Ken Yasukawa Courses
BIOL 111: Zoology (1). A survey of the animal kingdom emphasizing evolutionary relationships, structure and function, representative forms, adaptations, ecology, and behavior of invertebrates and vertebrates. Laboratory work requires dissection. For science and nonscience students. Three two-hour lecture-laboratory periods per week. Offered each spring.
BIOL 217: Evolution (1). An exploration of descent with modification and the evolutionary history of life on earth. The history and philosophy of evolutionary theory, the genetic basis of microevolution, contemporary hypotheses of speciation, and phylogenetic systematics comprise the major course material. Three lecture-discussion class periods and one laboratory period per week. Occasional Saturday field trips required. (WL) Offered spring 2010. Prerequisite: one of the following: Biology 289 or Anthropology 120, 324, or Geology 210 or consent of instructor.
BIOL 247: Biometrics (1). The application of statistical methods to the solution of biological problems. Experimental design, sampling methods, and statistical analysis of data using both parametric and nonparametric methods are introduced. Computer-supported statistical packages are used in laboratory exercises. Three two-hour lecture-laboratory periods per week. (WL) Offered each semester. Prerequisite: one college-level biology course or consent of instructor.
BIOL 337: Population Biology (1). An investigation of the factors that determine the size of a population, its distribution, and the kinds of individuals that it comprises. Population genetics, population ecology, ecological genetics, and evolutionary ecology will be introduced using observational, experimental, and theoretical analysis. Laboratory exercises stress examination of natural populations in the field. Three lecture-discussion class periods and one laboratory period per week. (WL, LW) Offered fall 2010. Prerequisite: Biology 247 and 289, or consent of instructor.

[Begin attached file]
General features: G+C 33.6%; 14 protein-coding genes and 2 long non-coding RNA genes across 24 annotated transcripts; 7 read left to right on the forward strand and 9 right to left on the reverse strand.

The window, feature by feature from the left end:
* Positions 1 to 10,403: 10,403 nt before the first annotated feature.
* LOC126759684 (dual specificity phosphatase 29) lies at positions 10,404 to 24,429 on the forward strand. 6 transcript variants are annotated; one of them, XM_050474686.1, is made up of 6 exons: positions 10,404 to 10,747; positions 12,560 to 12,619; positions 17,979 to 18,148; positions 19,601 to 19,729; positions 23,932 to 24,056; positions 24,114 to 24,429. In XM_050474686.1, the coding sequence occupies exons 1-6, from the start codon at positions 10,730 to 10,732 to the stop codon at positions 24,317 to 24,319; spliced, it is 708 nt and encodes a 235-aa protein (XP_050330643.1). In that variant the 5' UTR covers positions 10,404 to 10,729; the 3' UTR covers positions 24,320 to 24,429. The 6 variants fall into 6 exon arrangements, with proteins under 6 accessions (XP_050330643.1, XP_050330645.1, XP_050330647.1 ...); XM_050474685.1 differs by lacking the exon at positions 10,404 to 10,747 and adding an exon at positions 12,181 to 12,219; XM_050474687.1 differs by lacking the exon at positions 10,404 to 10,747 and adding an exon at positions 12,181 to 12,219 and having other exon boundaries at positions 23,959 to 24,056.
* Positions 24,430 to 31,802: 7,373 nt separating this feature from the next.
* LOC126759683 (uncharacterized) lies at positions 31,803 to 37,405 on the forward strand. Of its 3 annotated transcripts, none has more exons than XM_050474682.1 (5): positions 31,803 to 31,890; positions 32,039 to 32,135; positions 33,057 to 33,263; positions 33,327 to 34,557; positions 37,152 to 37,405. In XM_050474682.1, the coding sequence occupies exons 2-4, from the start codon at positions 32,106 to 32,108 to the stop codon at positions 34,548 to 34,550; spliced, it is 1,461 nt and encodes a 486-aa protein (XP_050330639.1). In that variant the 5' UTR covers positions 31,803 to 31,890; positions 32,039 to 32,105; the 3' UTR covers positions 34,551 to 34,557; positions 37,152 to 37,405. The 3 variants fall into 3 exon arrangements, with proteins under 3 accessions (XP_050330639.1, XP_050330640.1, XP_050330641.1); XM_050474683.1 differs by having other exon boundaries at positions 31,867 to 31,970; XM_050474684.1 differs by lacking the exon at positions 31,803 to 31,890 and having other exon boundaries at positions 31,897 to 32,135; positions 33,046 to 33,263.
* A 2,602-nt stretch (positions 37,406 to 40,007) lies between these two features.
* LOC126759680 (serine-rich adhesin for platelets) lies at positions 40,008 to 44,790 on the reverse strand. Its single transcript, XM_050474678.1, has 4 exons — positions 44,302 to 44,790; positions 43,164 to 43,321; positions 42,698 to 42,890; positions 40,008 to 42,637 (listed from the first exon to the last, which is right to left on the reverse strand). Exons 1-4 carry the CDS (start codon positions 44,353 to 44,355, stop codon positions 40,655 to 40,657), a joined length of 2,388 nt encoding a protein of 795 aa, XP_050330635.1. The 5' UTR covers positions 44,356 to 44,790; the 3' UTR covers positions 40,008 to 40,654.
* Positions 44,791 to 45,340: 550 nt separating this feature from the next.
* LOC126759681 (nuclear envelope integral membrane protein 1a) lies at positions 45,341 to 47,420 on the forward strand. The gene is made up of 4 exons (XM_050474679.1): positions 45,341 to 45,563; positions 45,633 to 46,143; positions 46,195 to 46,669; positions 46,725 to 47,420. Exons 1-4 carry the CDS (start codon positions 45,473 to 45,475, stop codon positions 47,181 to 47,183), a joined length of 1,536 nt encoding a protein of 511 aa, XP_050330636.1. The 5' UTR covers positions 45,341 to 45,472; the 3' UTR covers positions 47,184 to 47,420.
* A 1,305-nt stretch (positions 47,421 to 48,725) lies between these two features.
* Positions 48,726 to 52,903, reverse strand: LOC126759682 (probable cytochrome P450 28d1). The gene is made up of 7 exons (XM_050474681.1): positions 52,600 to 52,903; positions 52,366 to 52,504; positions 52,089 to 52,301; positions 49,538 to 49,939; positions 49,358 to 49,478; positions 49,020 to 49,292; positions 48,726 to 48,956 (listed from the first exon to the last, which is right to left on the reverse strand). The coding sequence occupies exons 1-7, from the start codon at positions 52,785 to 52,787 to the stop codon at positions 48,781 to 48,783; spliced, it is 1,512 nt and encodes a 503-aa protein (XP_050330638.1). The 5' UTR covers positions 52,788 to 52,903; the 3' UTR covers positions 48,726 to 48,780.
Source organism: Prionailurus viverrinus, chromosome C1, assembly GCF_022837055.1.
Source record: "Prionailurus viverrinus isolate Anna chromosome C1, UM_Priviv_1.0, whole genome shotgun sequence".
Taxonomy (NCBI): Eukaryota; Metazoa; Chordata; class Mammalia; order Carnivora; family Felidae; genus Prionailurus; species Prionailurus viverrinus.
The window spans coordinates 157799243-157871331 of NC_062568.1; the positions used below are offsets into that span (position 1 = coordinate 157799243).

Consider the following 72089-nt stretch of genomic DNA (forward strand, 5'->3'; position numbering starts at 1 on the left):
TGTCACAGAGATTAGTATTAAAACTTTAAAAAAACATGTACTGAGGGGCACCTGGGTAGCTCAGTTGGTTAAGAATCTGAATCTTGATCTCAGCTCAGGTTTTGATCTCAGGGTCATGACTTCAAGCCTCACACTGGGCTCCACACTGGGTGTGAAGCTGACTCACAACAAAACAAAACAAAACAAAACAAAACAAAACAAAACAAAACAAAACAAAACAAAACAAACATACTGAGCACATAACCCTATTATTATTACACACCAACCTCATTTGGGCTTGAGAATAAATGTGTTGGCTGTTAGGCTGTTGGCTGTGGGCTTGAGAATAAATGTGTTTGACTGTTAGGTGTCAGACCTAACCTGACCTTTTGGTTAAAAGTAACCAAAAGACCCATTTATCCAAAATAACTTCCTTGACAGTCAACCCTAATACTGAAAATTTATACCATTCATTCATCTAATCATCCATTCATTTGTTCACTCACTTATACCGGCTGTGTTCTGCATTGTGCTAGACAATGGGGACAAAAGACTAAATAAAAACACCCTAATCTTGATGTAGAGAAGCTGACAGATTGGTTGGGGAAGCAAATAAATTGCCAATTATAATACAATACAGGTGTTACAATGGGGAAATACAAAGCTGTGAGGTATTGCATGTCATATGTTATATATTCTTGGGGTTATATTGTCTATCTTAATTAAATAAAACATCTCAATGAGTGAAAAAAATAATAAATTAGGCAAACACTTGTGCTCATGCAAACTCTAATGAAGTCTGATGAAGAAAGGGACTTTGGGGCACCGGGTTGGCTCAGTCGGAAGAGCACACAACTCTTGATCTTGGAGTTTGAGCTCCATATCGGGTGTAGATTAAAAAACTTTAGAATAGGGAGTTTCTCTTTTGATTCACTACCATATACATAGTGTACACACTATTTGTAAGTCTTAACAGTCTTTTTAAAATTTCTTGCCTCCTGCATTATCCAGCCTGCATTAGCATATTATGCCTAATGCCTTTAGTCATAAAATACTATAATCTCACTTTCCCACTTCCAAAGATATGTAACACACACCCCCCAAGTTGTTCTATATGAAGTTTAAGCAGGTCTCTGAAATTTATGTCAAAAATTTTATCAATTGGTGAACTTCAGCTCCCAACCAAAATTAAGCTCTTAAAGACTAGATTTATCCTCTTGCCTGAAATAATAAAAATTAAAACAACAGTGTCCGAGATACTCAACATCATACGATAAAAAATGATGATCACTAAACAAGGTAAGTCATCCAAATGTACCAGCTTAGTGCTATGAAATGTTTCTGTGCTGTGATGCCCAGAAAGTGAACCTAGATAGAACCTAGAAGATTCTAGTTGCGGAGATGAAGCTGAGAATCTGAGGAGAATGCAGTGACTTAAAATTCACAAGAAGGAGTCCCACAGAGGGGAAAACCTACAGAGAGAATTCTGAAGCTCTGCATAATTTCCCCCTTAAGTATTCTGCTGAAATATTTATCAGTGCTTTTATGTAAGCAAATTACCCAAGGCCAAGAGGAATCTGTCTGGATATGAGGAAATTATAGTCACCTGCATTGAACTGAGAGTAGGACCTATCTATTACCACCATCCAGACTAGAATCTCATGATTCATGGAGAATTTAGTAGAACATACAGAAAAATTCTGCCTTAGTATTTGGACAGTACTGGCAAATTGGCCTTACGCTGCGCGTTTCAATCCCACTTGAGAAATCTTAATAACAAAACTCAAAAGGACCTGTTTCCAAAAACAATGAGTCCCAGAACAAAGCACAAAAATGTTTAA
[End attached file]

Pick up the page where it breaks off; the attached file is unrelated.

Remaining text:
BIOL 343: Animal Behavior (1). The study of the development, causation, function, and evolution of behavior from a biological perspective. The behavior of animals is viewed from theoretical and empirical perspectives, and observational and experimental methods are employed in field and laboratory exercises to test hypotheses for how and why animals behave as they do. Three lecture-discussion class periods and one laboratory period per week. (WL, LW) Offered fall 2009, fall 2011. Prerequisite from one of the following: one college-level biology course or one 200-level course in anthropology or psychology, or consent of instructor. Recommended: Biology 247, or Anthropology 240, or Psychology 200, or any other statistics course.
BIOL 385. Current Research in Biology (1⁄2, 1). This course explores an area of biology deeply through careful reading and analysis of the research literature and/or primary investigation. This course includes oral presentations, writing, and peer review and culminates in the writing of a critical review or research manuscript. The manuscript may be submitted for publication in the departmental journal, The Beloit Biologist. This course may be used to satisfy the biology capstone requirement and may be repeated for credit if the topic is different. Offerings of this course include game theory in animal behavior, animal communication, and sexual selection and mating systems. Offered each semester. Prerequisite: junior or senior standing, Biology 247, and at least two additional biology courses numbered 201 or higher or consent of instructor. Additional courses may be required based on the topic of the course.
BIOL 387: Manuscript Preparation for The Beloit Biologist (1⁄2, 1). Students prepare a primary research manuscript or critical review for submission to the departmental journal, The Beloit Biologist, under the mentorship of a faculty member. Proposals for enrollment in this course are due on July 15 for fall semester and December 1 for spring semester and are subject to approval by departmental faculty. Prerequisite: junior or senior standing, Biology 247, 289, and at least 3 additional biology courses numbered 201 or higher, and an accepted proposal. Course may be repeated for up to 1 unit of credit.